NBN also decided not to separate video data from other traffic, after only two retailers supported it.
“The majority of respondents in the first round of consultation highlighted streaming video as an important application driving the need for higher download speeds and more capacity inclusions,” Whitcomb said. “We have elected to focus development efforts on discounting that does not utilise segregated video traffic.”
The company said from December it would look to reduce service transfer fees from AU$22.50 to AU$5, as well as changing the way CVC breaches are calculated and implemented.
Going forward, the broadband wholesaler is proposing a yearly pricing review process and giving ISPs a pricing roadmap two years into the future.
The final outcomes of the pricing review are slated to be announced in November.
Speaking at the Australian Communications Consumer Action Network (ACCAN) national conference in Sydney last week, Vocus CEO Kevin Russell said the CVC charge is a download tax.
“It is a completely artificial tax. It charges something for nothing. It creates artificial scarcity where there is none,” he said.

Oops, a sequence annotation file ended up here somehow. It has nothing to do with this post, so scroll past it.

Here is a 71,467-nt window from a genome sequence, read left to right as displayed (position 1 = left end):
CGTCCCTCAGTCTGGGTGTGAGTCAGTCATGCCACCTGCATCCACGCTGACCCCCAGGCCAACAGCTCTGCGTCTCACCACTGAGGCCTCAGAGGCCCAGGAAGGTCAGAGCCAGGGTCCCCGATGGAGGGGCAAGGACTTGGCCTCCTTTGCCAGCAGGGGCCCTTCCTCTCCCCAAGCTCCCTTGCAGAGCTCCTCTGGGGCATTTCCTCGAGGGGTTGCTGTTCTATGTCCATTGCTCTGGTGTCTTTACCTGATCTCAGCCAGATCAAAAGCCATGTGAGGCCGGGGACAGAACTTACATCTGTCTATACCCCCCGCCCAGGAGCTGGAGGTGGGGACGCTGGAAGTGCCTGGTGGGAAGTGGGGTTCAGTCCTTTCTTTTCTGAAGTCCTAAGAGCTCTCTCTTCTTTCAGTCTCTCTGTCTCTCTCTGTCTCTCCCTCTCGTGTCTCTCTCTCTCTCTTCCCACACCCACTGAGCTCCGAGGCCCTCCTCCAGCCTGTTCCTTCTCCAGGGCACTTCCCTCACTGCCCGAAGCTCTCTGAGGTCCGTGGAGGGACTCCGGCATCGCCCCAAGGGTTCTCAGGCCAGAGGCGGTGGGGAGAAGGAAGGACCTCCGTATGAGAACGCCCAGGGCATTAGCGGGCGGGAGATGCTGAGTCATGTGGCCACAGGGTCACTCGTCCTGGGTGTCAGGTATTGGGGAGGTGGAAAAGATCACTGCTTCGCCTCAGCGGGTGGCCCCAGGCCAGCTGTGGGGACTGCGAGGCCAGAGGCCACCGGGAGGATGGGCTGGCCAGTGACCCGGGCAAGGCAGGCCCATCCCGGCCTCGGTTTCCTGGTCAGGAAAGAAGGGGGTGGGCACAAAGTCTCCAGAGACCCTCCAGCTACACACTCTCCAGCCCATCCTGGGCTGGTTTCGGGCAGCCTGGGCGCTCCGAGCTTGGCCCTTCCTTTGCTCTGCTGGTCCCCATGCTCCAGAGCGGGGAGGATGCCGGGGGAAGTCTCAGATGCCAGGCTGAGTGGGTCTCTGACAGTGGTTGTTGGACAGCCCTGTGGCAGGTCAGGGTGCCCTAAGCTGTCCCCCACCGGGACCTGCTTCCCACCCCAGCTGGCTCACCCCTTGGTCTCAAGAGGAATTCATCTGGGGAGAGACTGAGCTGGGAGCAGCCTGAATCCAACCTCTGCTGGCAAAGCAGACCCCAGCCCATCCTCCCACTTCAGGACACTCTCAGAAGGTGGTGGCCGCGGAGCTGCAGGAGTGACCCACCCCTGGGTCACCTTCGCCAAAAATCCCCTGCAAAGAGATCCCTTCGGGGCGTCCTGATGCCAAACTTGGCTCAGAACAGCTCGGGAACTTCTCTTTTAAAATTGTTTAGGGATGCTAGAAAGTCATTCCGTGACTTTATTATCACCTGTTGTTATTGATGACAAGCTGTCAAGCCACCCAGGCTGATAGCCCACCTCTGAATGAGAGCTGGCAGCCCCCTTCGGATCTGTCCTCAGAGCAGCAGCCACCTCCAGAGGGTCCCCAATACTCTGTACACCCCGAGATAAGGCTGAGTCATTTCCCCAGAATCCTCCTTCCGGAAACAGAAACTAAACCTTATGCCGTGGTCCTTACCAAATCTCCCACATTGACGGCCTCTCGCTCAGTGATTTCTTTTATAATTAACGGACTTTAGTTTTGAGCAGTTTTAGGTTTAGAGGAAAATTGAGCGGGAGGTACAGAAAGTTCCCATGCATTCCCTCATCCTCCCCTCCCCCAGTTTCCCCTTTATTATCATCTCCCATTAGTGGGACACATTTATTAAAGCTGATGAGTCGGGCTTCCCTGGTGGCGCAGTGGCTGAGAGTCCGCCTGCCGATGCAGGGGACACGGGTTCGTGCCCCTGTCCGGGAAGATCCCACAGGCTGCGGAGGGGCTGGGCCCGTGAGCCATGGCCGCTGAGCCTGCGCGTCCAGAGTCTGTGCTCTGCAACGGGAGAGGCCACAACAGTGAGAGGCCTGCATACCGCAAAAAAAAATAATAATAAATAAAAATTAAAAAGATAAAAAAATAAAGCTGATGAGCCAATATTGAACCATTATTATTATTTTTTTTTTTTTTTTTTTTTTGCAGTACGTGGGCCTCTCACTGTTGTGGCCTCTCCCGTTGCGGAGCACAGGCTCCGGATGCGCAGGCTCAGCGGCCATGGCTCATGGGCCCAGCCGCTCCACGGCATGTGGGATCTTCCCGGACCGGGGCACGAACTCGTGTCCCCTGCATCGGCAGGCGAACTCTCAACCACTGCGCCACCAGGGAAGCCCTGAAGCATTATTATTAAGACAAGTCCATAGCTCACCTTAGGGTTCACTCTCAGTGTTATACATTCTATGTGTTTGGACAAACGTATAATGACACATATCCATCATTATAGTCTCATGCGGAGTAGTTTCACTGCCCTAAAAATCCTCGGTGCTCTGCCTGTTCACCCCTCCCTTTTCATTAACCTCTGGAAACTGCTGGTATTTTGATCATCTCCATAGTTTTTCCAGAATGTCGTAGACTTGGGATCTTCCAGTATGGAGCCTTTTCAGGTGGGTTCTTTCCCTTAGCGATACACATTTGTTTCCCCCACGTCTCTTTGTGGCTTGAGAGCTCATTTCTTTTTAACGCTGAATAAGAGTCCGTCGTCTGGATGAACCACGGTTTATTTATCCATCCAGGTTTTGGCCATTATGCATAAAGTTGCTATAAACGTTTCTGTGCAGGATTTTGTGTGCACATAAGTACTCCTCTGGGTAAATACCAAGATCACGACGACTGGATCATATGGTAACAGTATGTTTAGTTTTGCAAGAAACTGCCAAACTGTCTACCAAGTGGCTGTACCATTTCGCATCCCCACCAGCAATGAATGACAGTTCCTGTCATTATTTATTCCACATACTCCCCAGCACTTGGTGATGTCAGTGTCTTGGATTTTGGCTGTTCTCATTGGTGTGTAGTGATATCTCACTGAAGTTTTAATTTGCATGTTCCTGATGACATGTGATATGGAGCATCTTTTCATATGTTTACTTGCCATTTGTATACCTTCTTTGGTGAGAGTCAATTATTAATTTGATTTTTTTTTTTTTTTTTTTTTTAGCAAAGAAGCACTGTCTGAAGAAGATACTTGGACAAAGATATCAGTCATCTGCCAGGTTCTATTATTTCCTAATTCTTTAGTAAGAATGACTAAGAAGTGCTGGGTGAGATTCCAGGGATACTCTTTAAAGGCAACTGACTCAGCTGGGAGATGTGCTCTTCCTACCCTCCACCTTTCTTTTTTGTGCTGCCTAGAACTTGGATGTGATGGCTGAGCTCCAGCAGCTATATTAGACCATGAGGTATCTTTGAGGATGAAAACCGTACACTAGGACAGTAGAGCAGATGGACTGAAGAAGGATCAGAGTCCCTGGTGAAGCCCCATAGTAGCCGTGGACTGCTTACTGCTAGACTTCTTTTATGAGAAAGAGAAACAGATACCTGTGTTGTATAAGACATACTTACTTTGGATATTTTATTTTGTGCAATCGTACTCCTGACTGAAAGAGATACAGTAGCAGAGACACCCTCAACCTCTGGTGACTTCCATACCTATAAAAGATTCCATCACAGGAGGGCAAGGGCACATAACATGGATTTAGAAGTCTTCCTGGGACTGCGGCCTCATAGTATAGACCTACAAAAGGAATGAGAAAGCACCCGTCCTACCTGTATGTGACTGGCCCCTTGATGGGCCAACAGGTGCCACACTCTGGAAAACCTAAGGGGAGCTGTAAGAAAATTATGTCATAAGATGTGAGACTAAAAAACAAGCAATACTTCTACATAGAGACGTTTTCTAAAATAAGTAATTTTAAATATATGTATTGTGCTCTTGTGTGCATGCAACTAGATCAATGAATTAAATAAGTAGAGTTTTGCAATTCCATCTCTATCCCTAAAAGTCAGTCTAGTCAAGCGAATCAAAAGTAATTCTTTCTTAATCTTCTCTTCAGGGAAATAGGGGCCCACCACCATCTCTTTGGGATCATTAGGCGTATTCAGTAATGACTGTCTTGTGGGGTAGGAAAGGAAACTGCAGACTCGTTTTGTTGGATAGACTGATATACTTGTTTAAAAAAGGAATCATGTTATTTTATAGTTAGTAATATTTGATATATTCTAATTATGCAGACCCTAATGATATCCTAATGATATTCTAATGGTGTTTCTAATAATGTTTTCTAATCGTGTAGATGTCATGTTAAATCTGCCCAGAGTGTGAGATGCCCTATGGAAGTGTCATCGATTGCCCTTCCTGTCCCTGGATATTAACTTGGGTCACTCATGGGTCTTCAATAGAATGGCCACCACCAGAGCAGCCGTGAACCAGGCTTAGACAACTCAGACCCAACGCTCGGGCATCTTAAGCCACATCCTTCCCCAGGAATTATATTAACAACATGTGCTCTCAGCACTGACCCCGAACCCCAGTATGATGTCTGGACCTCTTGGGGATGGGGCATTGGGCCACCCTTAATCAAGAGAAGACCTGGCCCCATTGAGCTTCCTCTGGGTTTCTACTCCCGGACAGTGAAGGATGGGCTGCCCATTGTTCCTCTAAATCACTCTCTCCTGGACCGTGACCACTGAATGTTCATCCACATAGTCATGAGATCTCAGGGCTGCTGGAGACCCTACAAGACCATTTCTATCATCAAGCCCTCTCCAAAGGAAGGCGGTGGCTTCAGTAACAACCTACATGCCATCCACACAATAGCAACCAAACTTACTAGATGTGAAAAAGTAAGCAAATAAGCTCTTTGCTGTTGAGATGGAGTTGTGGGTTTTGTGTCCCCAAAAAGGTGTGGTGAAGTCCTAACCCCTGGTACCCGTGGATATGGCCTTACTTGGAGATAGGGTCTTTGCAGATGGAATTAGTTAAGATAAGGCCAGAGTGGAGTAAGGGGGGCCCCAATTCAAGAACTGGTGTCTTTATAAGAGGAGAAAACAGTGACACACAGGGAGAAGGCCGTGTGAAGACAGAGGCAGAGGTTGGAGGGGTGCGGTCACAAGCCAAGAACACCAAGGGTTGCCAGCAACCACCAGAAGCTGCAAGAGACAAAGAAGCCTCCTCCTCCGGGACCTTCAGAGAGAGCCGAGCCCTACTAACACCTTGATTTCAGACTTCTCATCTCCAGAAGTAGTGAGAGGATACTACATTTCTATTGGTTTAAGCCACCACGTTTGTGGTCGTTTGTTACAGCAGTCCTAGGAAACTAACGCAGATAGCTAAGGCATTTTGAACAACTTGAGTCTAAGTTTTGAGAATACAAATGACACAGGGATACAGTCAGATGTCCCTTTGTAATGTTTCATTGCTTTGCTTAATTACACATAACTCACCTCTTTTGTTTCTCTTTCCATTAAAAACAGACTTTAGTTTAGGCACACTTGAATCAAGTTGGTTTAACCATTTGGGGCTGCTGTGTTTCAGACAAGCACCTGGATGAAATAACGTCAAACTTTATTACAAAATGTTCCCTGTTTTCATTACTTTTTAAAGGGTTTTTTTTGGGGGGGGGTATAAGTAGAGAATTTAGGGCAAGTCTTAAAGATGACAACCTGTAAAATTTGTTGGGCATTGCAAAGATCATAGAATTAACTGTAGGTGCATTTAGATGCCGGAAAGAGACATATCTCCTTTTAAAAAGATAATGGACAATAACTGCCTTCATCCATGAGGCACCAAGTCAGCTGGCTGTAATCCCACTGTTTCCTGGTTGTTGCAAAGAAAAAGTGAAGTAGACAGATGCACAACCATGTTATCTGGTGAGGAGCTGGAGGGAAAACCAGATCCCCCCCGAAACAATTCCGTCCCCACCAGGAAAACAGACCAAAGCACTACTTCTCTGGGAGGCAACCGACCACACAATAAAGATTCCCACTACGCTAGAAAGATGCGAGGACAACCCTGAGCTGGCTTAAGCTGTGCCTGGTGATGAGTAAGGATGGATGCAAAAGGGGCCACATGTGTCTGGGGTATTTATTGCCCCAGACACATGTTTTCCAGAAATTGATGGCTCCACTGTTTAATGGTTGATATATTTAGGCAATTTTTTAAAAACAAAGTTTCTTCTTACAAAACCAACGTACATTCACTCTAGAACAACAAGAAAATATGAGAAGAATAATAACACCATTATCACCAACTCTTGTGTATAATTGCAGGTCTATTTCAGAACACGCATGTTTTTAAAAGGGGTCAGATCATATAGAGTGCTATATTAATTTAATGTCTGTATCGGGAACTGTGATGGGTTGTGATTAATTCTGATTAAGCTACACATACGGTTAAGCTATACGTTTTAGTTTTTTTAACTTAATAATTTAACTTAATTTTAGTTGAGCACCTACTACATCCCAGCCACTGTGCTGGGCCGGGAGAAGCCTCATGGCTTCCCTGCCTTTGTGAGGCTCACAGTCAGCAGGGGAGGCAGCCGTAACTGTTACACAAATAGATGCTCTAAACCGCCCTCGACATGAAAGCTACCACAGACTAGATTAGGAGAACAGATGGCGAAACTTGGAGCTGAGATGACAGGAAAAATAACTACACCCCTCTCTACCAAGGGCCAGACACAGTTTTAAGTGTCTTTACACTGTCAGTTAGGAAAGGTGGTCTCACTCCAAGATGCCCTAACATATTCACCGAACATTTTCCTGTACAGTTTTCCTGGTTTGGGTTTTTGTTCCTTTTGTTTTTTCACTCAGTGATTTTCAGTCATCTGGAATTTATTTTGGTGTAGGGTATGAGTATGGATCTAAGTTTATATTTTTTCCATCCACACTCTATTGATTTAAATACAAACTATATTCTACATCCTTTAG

“This approach is inconsistent with almost every other telecoms market around the world, where pricing doesn’t penalise higher usage. It is inconsistent with the underlying cost of the product, which does not increase with greater usage. And it is inconsistent with consumer expectations for broadband at a fixed monthly price.”
Russell also said the Australian Competition and Consumer Commission has the ability to regulate pricing on NBN’s fibre-to-the-node, fibre-to-the-basement, fibre-to-the-curb, and HFC networks, as only the fibre-to-the-premises network was covered by the 2013 Special Access Undertaking between the ACCC and NBN.
“If NBN won’t set prices which are fair for people on low incomes, the ACCC has the fallback option of making an access determination, which would give it the power to directly regulate pricing for those 7 million premises,” Russell said.
“Speaking on behalf of our NBN customers, if NBN isn’t prepared to act, I do hope that the ACCC is.”
In July, a study conducted by Link Economics on behalf of Telstra found Australia has the most expensive broadband in the world, and when it slips to second place, Austria takes out top spot.
Telstra was behind the idea of scrapping the CVC charge, as well as lowering the price of plans faster than 250Mbps to less than AU$100, and creating a AU$10 per month voice only plan, as well as a wholesale discount for vulnerable and low income customers.
“By the end of the NBN migration period we expect the effective wholesale price for 50Mbit bundles to be AU$52-AU$55, and the effective price for 100Mbit bundles to reach AU$73-AU$75,” Telstra CEO Andy Penn wrote.
“At those prices, once you add sustainable margins, the risk is that retail prices will increase to a point they become unaffordable for some customers.”
At its annual general meeting last year, Penn called for the halving of NBN’s wholesale price.